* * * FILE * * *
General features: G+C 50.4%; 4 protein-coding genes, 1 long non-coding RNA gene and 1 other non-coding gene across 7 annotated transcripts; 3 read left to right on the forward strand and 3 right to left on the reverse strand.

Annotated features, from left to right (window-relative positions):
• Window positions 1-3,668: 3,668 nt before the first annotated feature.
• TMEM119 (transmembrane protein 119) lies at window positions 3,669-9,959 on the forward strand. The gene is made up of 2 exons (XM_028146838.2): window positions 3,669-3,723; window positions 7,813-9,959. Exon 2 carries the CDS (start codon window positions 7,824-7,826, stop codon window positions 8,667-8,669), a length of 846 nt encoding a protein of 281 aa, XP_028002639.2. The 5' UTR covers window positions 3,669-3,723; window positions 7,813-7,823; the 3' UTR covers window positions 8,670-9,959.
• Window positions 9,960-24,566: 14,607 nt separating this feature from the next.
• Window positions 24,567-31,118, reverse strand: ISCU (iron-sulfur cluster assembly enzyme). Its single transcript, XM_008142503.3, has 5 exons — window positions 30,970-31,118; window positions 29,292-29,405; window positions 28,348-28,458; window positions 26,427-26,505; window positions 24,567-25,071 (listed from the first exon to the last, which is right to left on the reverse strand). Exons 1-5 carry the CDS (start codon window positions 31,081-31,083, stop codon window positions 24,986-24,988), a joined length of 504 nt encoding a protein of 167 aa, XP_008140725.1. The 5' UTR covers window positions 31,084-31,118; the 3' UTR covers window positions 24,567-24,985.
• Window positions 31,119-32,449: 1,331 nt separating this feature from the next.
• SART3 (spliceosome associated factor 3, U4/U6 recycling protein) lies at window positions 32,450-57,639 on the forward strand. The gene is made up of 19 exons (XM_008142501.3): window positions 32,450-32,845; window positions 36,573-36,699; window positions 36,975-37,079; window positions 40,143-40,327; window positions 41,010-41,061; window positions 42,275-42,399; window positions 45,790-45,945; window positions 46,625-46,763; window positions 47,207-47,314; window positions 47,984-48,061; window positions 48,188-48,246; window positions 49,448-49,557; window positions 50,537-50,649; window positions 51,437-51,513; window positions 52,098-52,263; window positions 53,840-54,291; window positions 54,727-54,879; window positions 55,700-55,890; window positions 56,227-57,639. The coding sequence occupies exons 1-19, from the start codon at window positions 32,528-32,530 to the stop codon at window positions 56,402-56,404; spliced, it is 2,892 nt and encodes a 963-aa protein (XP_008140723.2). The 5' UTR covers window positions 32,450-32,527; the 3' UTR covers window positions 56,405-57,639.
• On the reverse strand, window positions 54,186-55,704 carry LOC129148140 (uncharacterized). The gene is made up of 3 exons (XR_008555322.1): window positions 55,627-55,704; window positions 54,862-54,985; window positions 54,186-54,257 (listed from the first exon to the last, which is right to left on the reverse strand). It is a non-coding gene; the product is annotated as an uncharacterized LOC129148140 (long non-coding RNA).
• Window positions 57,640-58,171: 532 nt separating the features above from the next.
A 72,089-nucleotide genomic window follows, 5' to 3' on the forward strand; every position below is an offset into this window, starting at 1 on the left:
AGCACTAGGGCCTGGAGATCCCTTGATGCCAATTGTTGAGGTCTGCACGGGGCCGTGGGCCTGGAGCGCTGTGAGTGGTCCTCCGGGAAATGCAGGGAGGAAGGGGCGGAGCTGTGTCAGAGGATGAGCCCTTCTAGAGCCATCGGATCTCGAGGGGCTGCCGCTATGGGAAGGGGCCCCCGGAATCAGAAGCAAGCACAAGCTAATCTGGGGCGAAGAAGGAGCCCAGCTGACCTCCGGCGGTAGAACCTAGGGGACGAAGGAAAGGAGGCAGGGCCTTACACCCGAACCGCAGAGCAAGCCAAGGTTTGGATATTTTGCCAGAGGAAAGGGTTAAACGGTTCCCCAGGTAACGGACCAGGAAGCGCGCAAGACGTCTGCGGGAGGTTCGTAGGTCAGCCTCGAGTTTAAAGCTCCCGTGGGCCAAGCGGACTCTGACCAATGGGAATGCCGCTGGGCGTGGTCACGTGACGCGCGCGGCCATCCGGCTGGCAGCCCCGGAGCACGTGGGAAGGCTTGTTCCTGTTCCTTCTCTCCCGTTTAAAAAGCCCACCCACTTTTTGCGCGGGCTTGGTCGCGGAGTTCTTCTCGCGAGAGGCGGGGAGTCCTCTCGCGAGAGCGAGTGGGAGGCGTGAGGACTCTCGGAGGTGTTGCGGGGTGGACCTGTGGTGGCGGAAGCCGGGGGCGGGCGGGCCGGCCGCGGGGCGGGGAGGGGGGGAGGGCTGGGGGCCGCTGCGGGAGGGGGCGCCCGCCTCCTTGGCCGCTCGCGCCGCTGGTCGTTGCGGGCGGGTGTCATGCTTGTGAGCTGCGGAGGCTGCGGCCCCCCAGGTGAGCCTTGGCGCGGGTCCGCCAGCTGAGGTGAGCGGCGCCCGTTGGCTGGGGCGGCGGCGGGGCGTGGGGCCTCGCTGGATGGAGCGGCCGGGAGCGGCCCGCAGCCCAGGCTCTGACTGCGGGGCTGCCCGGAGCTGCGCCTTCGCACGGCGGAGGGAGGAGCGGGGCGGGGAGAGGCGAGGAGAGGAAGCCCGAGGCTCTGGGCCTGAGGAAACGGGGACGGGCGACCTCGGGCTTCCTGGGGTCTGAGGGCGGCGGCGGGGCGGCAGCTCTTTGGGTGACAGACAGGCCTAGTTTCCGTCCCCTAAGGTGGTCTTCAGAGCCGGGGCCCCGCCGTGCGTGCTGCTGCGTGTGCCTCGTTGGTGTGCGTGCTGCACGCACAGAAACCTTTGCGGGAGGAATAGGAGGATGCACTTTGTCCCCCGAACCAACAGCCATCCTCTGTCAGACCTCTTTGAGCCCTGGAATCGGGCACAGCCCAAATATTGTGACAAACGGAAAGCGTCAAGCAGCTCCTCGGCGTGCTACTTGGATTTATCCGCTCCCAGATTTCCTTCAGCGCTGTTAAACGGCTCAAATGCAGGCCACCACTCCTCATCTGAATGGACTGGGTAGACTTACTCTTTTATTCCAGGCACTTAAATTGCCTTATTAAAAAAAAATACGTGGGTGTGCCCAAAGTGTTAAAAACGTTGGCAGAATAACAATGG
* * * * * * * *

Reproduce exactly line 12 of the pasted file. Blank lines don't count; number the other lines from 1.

AGCACTAGGGCCTGGAGATCCCTTGATGCCAATTGTTGAGGTCTGCACGGGGCCGTGGGCCTGGAGCGCTGTGAGTGGTCCTCCGGGAAATGCAGGGAGGAAGGGGCGGAGCTGTGTCAGAGGATGAGCCCTTCTAGAGCCATCGGATCTCGAGGGGCTGCCGCTATGGGAAGGGGCCCCCGGAATCAGAAGCAAGCACAAGCTAATCTGGGGCGAAGAAGGAGCCCAGCTGACCTCCGGCGGTAGAACCTAGGGGACGAAGGAAAGGAGGCAGGGCCTTACACCCGAACCGCAGAGCAAGCCAAGGTTTGGATATTTTGCCAGAGGAAAGGGTTAAACGGTTCCCCAGGTAACGGACCAGGAAGCGCGCAAGACGTCTGCGGGAGGTTCGTAGGTCAGCCTCGAGTTTAAAGCTCCCGTGGGCCAAGCGGACTCTGACCAATGGGAATGCCGCTGGGCGTGGTCACGTGACGCGCGCGGCCATCCGGCTGGCAGCCCCGGAGCACGTGGGAAGGCTTGTTCCTGTTCCTTCTCTCCCGTTTAAAAAGCCCACCCACTTTTTGCGCGGGCTTGGTCGCGGAGTTCTTCTCGCGAGAGGCGGGGAGTCCTCTCGCGAGAGCGAGTGGGAGGCGTGAGGACTCTCGGAGGTGTTGCGGGGTGGACCTGTGGTGGCGGAAGCCGGGGGCGGGCGGGCCGGCCGCGGGGCGGGGAGGGGGGGAGGGCTGGGGGCCGCTGCGGGAGGGGGCGCCCGCCTCCTTGGCCGCTCGCGCCGCTGGTCGTTGCGGGCGGGTGTCATGCTTGTGAGCTGCGGAGGCTGCGGCCCCCCAGGTGAGCCTTGGCGCGGGTCCGCCAGCTGAGGTGAGCGGCGCCCGTTGGCTGGGGCGGCGGCGGGGCGTGGGGCCTCGCTGGATGGAGCGGCCGGGAGCGGCCCGCAGCCCAGGCTCTGACTGCGGGGCTGCCCGGAGCTGCGCCTTCGCACGGCGGAGGGAGGAGCGGGGCGGGGAGAGGCGAGGAGAGGAAGCCCGAGGCTCTGGGCCTGAGGAAACGGGGACGGGCGACCTCGGGCTTCCTGGGGTCTGAGGGCGGCGGCGGGGCGGCAGCTCTTTGGGTGACAGACAGGCCTAGTTTCCGTCCCCTAAGGTGGTCTTCAGAGCCGGGGCCCCGCCGTGCGTGCTGCTGCGTGTGCCTCGTTGGTGTGCGTGCTGCACGCACAGAAACCTTTGCGGGAGGAATAGGAGGATGCACTTTGTCCCCCGAACCAACAGCCATCCTCTGTCAGACCTCTTTGAGCCCTGGAATCGGGCACAGCCCAAATATTGTGACAAACGGAAAGCGTCAAGCAGCTCCTCGGCGTGCTACTTGGATTTATCCGCTCCCAGATTTCCTTCAGCGCTGTTAAACGGCTCAAATGCAGGCCACCACTCCTCATCTGAATGGACTGGGTAGACTTACTCTTTTATTCCAGGCACTTAAATTGCCTTATTAAAAAAAAATACGTGGGTGTGCCCAAAGTGTTAAAAACGTTGGCAGAATAACAATGG